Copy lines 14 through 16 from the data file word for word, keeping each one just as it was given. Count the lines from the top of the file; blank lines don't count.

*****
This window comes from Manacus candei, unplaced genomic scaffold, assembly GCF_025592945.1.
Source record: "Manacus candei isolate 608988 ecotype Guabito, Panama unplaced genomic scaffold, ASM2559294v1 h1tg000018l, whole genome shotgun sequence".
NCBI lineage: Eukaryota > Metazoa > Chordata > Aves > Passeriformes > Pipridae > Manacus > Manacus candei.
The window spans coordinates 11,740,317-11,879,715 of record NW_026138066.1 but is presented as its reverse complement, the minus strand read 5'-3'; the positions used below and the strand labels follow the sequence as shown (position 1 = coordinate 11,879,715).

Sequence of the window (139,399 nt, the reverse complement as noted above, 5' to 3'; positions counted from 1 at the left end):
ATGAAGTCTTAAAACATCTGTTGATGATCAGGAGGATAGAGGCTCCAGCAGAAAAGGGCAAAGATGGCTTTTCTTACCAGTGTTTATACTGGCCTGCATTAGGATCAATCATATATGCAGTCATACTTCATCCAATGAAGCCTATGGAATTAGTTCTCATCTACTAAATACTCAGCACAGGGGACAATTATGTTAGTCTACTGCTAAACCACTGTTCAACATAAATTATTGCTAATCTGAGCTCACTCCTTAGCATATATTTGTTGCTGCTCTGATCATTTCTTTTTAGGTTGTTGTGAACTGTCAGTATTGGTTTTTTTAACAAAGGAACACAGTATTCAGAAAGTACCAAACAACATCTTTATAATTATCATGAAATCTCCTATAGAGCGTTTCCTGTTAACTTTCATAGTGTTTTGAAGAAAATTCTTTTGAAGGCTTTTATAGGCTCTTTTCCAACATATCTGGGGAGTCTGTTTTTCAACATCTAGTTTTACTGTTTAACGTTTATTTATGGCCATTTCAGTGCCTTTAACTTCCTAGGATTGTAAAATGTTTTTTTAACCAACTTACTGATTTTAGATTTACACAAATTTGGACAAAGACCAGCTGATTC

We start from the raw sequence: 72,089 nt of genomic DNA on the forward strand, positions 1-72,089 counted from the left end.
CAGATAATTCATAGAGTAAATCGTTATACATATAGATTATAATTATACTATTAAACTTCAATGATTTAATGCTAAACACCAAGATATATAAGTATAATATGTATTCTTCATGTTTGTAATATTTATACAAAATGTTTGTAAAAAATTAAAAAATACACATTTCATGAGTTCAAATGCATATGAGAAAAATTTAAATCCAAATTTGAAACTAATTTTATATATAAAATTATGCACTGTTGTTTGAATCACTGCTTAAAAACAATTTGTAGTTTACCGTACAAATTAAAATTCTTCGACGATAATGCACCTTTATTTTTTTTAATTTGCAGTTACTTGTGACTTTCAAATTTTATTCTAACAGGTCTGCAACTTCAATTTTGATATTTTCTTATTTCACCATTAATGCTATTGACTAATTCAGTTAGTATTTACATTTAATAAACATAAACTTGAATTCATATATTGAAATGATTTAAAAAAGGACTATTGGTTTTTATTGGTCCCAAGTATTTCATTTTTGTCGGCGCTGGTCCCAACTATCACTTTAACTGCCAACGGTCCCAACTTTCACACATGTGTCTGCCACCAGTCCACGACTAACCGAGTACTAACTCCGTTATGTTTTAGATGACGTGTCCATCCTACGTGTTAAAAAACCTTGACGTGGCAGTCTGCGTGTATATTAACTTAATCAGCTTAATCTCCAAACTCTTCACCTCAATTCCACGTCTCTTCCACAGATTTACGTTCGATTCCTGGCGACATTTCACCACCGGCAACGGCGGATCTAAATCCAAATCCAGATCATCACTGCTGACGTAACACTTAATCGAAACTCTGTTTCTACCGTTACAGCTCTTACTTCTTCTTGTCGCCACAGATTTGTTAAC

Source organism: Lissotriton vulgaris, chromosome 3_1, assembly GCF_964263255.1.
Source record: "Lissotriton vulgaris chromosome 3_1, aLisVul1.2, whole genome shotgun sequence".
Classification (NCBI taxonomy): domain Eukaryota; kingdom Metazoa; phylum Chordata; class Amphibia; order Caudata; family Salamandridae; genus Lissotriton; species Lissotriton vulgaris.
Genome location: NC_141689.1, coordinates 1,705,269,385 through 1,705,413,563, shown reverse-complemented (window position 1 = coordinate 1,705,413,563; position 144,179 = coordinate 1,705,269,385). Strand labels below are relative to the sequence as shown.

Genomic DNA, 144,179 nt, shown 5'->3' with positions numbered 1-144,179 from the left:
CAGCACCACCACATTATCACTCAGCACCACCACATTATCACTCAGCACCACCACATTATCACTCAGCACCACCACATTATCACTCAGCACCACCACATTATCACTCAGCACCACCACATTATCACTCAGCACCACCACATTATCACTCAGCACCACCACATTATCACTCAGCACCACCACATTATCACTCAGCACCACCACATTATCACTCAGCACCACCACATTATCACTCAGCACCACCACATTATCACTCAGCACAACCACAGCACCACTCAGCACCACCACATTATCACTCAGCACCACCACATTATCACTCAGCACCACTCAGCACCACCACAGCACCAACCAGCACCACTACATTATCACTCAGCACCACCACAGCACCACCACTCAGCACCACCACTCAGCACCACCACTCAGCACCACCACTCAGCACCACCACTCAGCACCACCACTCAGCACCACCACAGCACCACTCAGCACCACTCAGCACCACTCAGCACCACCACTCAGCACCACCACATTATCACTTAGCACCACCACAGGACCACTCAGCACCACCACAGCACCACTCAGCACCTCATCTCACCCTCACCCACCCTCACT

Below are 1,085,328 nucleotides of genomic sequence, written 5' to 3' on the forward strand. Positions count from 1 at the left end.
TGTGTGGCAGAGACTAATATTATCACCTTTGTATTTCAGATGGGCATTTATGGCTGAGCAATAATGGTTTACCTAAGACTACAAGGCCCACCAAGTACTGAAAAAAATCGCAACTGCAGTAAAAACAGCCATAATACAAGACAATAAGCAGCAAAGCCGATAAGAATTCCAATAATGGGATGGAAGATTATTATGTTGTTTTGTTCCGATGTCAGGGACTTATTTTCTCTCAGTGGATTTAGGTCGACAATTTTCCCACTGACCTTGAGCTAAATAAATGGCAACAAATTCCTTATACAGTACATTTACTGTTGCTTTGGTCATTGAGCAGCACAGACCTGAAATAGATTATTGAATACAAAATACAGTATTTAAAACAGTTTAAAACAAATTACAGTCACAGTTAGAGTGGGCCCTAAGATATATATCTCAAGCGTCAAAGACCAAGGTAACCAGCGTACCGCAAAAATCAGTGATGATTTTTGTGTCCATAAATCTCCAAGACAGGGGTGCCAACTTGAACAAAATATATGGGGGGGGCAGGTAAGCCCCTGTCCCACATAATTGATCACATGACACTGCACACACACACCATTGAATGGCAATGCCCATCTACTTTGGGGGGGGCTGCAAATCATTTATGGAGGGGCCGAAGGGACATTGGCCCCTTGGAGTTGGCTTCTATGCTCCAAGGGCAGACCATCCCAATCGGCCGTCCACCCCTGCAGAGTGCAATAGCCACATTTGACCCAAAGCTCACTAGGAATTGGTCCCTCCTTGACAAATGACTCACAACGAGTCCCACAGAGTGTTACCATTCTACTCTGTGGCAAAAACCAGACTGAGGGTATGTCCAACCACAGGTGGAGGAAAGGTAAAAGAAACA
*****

CAGCACCACCACATTATCACTCAGCACCACCACATTATCACTCAGCACCACCACATTATCACTCAGCACCACCACATTATCACTCAGCACCACCACATTATCACTCAGCACCACCACATTATCACTCAGCACCACCACATTATCACTCAGCACCACCACATTATCACTCAGCACCACCACATTATCACTCAGCACCACCACATTATCACTCAGCACCACCACATTATCACTCAGCACCACCACATTATCACTCAGCACAACCACAGCACCACTCAGCACCACCACATTATCACTCAGCACCACCACATTATCACTCAGCACCACTCAGCACCACCACAGCACCAACCAGCACCACTACATTATCACTCAGCACCACCACAGCACCACCACTCAGCACCACCACTCAGCACCACCACTCAGCACCACCACTCAGCACCACCACTCAGCACCACCACTCAGCACCACCACAGCACCACTCAGCACCACTCAGCACCACTCAGCACCACCACTCAGCACCACCACATTATCACTTAGCACCACCACAGGACCACTCAGCACCACCACAGCACCACTCAGCACCTCATCTCACCCTCACCCACCCTCACT

Below are 1,085,328 nucleotides of genomic sequence, written 5' to 3' on the forward strand. Positions count from 1 at the left end.
TGTGTGGCAGAGACTAATATTATCACCTTTGTATTTCAGATGGGCATTTATGGCTGAGCAATAATGGTTTACCTAAGACTACAAGGCCCACCAAGTACTGAAAAAAATCGCAACTGCAGTAAAAACAGCCATAATACAAGACAATAAGCAGCAAAGCCGATAAGAATTCCAATAATGGGATGGAAGATTATTATGTTGTTTTGTTCCGATGTCAGGGACTTATTTTCTCTCAGTGGATTTAGGTCGACAATTTTCCCACTGACCTTGAGCTAAATAAATGGCAACAAATTCCTTATACAGTACATTTACTGTTGCTTTGGTCATTGAGCAGCACAGACCTGAAATAGATTATTGAATACAAAATACAGTATTTAAAACAGTTTAAAACAAATTACAGTCACAGTTAGAGTGGGCCCTAAGATATATATCTCAAGCGTCAAAGACCAAGGTAACCAGCGTACCGCAAAAATCAGTGATGATTTTTGTGTCCATAAATCTCCAAGACAGGGGTGCCAACTTGAACAAAATATATGGGGGGGGCAGGTAAGCCCCTGTCCCACATAATTGATCACATGACACTGCACACACACACCATTGAATGGCAATGCCCATCTACTTTGGGGGGGGCTGCAAATCATTTATGGAGGGGCCGAAGGGACATTGGCCCCTTGGAGTTGGCTTCTATGCTCCAAGGGCAGACCATCCCAATCGGCCGTCCACCCCTGCAGAGTGCAATAGCCACATTTGACCCAAAGCTCACTAGGAATTGGTCCCTCCTTGACAAATGACTCACAACGAGTCCCACAGAGTGTTACCATTCTACTCTGTGGCAAAAACCAGACTGAGGGTATGTCCAACCACAGGTGGAGGAAAGGTAAAAGAAACA